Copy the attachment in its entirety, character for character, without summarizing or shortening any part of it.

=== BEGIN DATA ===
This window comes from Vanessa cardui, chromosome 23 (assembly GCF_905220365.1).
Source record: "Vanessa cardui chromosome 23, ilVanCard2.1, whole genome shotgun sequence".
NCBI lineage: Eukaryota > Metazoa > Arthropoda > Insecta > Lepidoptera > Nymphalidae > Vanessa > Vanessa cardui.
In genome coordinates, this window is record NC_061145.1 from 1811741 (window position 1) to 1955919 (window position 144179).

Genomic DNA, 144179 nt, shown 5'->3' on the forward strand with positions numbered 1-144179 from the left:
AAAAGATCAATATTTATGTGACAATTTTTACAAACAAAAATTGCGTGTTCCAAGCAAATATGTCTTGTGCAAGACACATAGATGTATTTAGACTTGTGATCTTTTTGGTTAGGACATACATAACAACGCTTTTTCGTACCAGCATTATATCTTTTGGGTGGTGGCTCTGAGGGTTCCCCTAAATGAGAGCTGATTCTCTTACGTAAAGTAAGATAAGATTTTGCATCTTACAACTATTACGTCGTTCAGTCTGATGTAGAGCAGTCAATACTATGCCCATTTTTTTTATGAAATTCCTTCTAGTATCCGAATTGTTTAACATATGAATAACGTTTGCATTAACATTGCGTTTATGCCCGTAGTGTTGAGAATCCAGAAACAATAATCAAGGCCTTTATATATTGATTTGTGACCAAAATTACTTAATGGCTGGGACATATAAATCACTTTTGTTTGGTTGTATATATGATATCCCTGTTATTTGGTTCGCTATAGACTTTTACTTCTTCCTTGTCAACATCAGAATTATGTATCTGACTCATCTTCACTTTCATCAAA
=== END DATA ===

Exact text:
This window comes from Vanessa cardui, chromosome 23 (assembly GCF_905220365.1).
Source record: "Vanessa cardui chromosome 23, ilVanCard2.1, whole genome shotgun sequence".
NCBI lineage: Eukaryota > Metazoa > Arthropoda > Insecta > Lepidoptera > Nymphalidae > Vanessa > Vanessa cardui.
In genome coordinates, this window is record NC_061145.1 from 1811741 (window position 1) to 1955919 (window position 144179).

Genomic DNA, 144179 nt, shown 5'->3' on the forward strand with positions numbered 1-144179 from the left:
AAAAGATCAATATTTATGTGACAATTTTTACAAACAAAAATTGCGTGTTCCAAGCAAATATGTCTTGTGCAAGACACATAGATGTATTTAGACTTGTGATCTTTTTGGTTAGGACATACATAACAACGCTTTTTCGTACCAGCATTATATCTTTTGGGTGGTGGCTCTGAGGGTTCCCCTAAATGAGAGCTGATTCTCTTACGTAAAGTAAGATAAGATTTTGCATCTTACAACTATTACGTCGTTCAGTCTGATGTAGAGCAGTCAATACTATGCCCATTTTTTTTATGAAATTCCTTCTAGTATCCGAATTGTTTAACATATGAATAACGTTTGCATTAACATTGCGTTTATGCCCGTAGTGTTGAGAATCCAGAAACAATAATCAAGGCCTTTATATATTGATTTGTGACCAAAATTACTTAATGGCTGGGACATATAAATCACTTTTGTTTGGTTGTATATATGATATCCCTGTTATTTGGTTCGCTATAGACTTTTACTTCTTCCTTGTCAACATCAGAATTATGTATCTGACTCATCTTCACTTTCATCAAA